When I was a graduate student in the Stanford University Creative Writing Program in the early seventies, the only tool you needed to "send out your stuff" was a pile of manila envelopes. You made one copy at the copy store (no home fax/copiers/lingerie washer), slipped the crisply typed manuscript into a brown envelope, licked the stamps, and sent it into the unknown. We worked on portable typewriters and made corrections with tiny annoying strips of adhesive you had to paste precisely over the error. Or there was White Out, a pasty fluid that stained your fingertips and if you didn't have the chemistry right, left a puddle of gunk on the offending word and flakes inside the machine. No wonder we drank a lot.
Raymond Carver and Robert Stone did stints at Stanford when the program was run by Wallace Stegner. I was lucky to be part of another group of extraordinary talents including Scott Turow, Chuck Kinder, Michael Rogers, andThomas Zigal. (Mystery lovers alert! If you haven't read Zigal's Kurt Muller Trilogy, order now. You are in for a treat). Our teacher was the incomparable and now sadly mourned Tillie Olsen, who encouraged ? no, demanded ? that I send a short story called "Sailing" (in a manila envelope) to the Atlantic Monthly, where it was published as an Atlantic First and my break into publishing.
We were training to be writers. Or as Chuck put it with the self-conscious irony of the times ? "writors" ? which meant that despite our hipster ways, we took ourselves, our work, and literary traditions seriously. Being a writer meant you knew how to behave in a writerly way in a bar as well as a faculty party, and of course, at lunch with your mythical editor in New York.
There was certain decorum to being a writer, part of which meant you sent out your stuff and waited humbly to be noticed by important persons. The work itself had to stand. It was only about those typewritten pages. There were no alternative universes in which to fool people by promoting your clever personality. There was no blogging, sending email blasts, attempting to demolish others on your panel at book fairs, getting into people's faces asking for blurbs, writing fluff pieces about yourself, trading integrity in order to publish quickly. Showing off and selling out were lowly behaviors, not considered "literary."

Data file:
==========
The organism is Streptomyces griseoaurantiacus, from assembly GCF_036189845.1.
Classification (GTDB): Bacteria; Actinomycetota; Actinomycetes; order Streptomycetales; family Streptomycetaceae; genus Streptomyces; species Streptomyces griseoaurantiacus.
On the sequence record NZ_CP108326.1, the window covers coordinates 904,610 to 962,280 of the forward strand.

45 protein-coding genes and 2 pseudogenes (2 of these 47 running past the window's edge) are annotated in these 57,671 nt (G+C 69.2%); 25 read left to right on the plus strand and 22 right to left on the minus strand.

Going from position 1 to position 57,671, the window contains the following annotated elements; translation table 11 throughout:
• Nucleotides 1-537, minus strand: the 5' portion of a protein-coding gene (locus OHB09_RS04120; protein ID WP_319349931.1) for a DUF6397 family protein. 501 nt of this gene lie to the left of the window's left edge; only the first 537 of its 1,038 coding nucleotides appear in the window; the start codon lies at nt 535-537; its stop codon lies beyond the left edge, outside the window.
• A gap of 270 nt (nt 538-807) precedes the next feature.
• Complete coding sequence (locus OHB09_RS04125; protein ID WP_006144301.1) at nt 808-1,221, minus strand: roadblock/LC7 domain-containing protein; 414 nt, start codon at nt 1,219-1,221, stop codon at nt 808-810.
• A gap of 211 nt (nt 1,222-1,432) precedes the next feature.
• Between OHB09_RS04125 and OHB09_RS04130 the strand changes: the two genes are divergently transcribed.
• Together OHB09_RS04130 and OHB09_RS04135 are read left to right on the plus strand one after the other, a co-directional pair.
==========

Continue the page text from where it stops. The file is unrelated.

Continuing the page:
Although bad behavior was permitted, even extolled, if you were drunk. As I said, we did respect tradition, in which literary competition was certainly a time-honored component. Once, deeply into a San Francisco night and San Francisco hash, a member of our graduate seminar challenged a room of people to a race around the block, climaxing with a leap at the finish line over an antique chair. This was considered admirably "freaky." The chair didn't survive.
But here we are, and being a writer now seems to be all about leaping over chairs. Judas Horse is my fourth novel, published by Alfred A. Knopf, the best house in the world, and I'm still doing it. People say "you have to" or your serious work will disappear beneath a sea of ink dedicated to the high jinx of movie stars and self-serving politicians. Writers or dental hygienists, we're told we all need websites to validate our existence; we each have to make a 'big noise' in this noisy world, adding up to the cacophony of the Internet. But here I am and here you are, and if you're reading this, you're reading books. You know why? Because good books are still the real thing. They're crafted by individuals over time. They resonate with other minds. They transcend the noise with music.
I wrote a novel I feel is important. It took four years to achieve publication, which is officially next week. It's about loyalty and the way the FBI treats its wounded, which says a lot about any military organization. But in case you're not convinced, tomorrow I will post a little video production I did involving herds of wild horses, the talent of a Hollywood film composer, the London Symphony Orchestra, and a very smart webmaster. Race you around the block?